You can measure French electronic composer the distinction of French composer Rone by the sheer range of artistic media within which he has worked at an elite level: in addition to his four previous studio albums, he has worked with the filmmakers Jacques Audiard and Spike Jonze, the Marseille Ballet and the writer Alain Damasio. On this remarkable new project, he finds himself in longform collaboration with the National Orchestra of Lyon, ploughing yet more new creative furrows, further cementing himself at the vanguard of acoustic and digital meeting place.
Overseen by the arranger Romain Allender, L(oo)ping is a selection of tracks from the Rone catalogue that have been reinterpreted to incorporate the theoretical and logistical possibilities that an 80-strong classical orchestra possesses; in short, the goal here is to find something new.
What results is a thrillingly beautiful examination of where the classical tradition can be used to overlap with contemporary digital composition. On ‘Room with a View’, for example, the melding of Rone’s insular, DIY production is rocket-boostered by the power and might of the orchestra, lending an immense weight to the track, while conversely the speed, dexterity and changeability of the arrangement recalls the image of one 21st century composer sitting in front of his digital audio workstation and dreaming big. The two poles, in other words, feed back into each other’s strengths with such ease that you can almost forget what exactly it is you are hearing.
‘(OO)’ is centred on an ostinato hook that doesn’t so much build as intensify, boasting an ever more panic-inducing, walls-closing-in construction that grips you by your windpipe and hoists you off your feet, only dumping you back to earth when it sees fit.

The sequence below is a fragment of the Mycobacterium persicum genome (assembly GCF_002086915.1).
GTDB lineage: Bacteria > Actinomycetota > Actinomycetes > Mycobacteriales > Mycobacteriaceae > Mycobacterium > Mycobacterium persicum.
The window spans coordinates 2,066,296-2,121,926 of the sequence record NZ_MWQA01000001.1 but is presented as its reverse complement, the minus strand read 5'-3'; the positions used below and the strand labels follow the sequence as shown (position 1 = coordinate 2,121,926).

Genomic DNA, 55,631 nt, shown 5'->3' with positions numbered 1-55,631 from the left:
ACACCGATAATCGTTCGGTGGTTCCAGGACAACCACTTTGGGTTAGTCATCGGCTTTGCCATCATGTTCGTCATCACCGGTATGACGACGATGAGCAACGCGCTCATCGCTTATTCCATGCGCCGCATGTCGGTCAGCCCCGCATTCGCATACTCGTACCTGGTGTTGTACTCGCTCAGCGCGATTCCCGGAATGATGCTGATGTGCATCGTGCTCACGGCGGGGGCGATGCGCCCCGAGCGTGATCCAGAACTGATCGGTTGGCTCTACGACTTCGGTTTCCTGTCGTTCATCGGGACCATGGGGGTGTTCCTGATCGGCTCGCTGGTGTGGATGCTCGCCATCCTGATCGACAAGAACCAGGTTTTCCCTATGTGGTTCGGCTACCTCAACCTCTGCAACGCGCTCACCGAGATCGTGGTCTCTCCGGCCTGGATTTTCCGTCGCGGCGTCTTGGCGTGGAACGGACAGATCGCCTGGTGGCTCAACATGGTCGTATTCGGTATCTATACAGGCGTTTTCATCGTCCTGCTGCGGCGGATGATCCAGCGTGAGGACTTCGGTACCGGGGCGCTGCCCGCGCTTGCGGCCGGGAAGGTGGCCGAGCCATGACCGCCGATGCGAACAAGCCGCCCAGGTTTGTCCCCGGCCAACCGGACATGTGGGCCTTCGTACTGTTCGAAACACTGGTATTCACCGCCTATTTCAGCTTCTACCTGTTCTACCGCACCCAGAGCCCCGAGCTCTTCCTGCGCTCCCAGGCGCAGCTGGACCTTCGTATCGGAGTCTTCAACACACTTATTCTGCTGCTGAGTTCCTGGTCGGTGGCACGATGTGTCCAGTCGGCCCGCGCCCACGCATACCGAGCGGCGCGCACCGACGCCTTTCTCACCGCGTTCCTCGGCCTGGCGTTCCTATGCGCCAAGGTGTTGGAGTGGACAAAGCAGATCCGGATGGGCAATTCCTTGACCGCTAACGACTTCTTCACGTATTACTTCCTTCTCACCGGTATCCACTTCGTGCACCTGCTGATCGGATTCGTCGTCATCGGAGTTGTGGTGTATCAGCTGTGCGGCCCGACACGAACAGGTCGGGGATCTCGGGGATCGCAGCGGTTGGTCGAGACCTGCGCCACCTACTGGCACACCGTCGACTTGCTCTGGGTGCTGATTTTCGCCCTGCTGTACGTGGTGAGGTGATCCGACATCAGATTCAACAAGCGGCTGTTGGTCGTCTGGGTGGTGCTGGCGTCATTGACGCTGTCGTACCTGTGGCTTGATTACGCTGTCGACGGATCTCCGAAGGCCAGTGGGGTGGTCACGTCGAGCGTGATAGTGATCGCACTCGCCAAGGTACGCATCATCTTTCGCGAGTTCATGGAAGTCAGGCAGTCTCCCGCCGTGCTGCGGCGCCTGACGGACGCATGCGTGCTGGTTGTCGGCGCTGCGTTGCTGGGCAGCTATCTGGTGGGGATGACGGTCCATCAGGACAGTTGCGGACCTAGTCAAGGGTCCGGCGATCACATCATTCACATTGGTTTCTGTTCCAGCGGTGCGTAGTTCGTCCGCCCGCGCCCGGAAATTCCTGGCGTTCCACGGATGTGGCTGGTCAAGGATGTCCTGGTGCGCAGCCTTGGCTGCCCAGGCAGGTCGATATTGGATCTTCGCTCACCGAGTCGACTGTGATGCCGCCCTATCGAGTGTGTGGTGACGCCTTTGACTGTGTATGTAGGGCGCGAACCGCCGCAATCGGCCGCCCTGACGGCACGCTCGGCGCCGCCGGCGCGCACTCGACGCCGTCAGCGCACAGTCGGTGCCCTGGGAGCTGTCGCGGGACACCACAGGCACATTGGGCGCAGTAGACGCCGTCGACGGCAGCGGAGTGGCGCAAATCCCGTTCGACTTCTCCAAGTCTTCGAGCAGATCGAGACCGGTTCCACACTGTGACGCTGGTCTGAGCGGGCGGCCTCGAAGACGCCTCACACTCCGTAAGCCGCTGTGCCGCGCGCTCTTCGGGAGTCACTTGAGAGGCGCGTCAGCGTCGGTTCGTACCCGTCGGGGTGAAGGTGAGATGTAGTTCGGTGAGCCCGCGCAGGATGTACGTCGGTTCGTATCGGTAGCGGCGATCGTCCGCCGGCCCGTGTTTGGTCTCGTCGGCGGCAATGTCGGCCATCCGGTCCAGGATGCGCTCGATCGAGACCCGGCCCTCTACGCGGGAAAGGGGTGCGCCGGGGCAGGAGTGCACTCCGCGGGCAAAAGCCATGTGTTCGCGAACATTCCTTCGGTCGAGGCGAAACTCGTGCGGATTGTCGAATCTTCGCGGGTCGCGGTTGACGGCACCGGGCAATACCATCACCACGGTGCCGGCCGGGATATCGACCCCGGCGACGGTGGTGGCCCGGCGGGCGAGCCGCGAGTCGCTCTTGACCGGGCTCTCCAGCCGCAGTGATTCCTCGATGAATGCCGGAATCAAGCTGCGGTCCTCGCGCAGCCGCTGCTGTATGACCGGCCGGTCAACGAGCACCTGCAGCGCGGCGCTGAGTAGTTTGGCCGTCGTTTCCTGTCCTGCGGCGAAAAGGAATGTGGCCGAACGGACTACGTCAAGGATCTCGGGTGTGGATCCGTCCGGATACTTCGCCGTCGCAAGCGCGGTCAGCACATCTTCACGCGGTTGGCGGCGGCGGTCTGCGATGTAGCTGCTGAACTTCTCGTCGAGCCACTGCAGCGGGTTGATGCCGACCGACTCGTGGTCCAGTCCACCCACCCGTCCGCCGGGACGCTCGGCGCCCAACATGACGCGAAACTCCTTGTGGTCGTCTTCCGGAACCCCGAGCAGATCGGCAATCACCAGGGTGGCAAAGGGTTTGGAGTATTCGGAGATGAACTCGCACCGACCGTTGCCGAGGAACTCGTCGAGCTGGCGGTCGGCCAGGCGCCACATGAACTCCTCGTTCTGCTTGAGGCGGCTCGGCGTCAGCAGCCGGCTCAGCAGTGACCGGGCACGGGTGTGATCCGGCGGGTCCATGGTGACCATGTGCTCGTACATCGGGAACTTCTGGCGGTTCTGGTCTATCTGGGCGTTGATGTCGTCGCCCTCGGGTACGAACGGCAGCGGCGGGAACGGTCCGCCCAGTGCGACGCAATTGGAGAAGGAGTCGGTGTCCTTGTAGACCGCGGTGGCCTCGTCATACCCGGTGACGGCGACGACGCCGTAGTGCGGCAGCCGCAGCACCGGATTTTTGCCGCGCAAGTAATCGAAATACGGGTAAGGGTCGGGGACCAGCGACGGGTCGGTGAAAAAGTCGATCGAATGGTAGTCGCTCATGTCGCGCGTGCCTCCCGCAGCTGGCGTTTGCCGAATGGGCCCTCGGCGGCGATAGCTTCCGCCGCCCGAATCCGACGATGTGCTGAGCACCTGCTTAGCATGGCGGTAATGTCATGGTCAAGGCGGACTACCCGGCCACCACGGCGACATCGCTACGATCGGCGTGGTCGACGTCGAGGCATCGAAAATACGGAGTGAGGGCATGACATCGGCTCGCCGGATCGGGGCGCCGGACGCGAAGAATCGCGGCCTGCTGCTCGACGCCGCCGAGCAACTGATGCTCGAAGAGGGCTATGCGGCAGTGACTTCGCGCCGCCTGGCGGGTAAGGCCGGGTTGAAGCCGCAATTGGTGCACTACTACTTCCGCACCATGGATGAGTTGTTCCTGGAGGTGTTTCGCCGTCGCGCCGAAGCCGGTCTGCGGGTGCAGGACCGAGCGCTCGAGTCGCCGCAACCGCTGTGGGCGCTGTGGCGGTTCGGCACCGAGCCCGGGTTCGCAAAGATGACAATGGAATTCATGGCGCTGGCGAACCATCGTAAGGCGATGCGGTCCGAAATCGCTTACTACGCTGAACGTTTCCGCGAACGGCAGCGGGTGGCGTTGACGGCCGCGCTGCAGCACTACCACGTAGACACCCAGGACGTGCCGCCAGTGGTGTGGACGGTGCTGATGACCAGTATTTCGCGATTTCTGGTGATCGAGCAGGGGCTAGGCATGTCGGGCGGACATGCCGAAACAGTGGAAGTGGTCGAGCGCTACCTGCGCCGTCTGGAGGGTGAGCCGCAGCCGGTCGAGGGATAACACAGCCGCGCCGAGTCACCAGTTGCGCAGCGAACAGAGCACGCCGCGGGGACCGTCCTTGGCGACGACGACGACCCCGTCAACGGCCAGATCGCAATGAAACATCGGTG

‘Ghosts’, contrarily, draws out the tenderness in Rone’s writing, as if directing a microscope at these compositions, exposing that although they may have been electronic in their original form, they are indentured with his own fingerprints nevertheless. The orchestra draws out the organic element that is embedded deep in the core of the piece, planted there as a result of Rone’s ability to infuse human drama into digital form. The track requires the orchestra to conjure sweeping, haunting atmospherics, and as the piece climaxes, the ground starts to rumble with bass drums, flighty strings and incantatory vocals, invoking a misty, dangerous late-night sonic terrain.
Tracing synthesised meta-realities where internal monologues are, in the Kid A tradition, transposed into bloodless, desolate electronic expanses can reveal something about the anxieties and insecurities of the subconscious mind of their creator, but on L(oo)ping, that is then redoubled back into organic life to create something uncanny, and very exciting.
The album’s 11-minute centrepiece ‘Motion’ is the ultimate statement of this collaboration. Forging a hybrid of the two worlds is not brand new, of course, but it has rarely felt this seamless. This album does not push the orchestra into uncomfortable virgin compositional ground, but it seduces them into a cutting-edge artistic space where the boundaries to what can be achieved are invisible. There are, according to L(oo)ping, no limits to how dextrous, agile or malleable a mass body of classical instrumentalists can be made to be, with the right amount of brave new world thinking. They lend their majesty and trembling power to a piece that, in its very essence, depicts a sense of unsure-ness, a pausing, indeterminate desire to grasp something that might be real. By the time the ensemble unleashes their full flourish as the track crescendos, we can hear that that reality exists.
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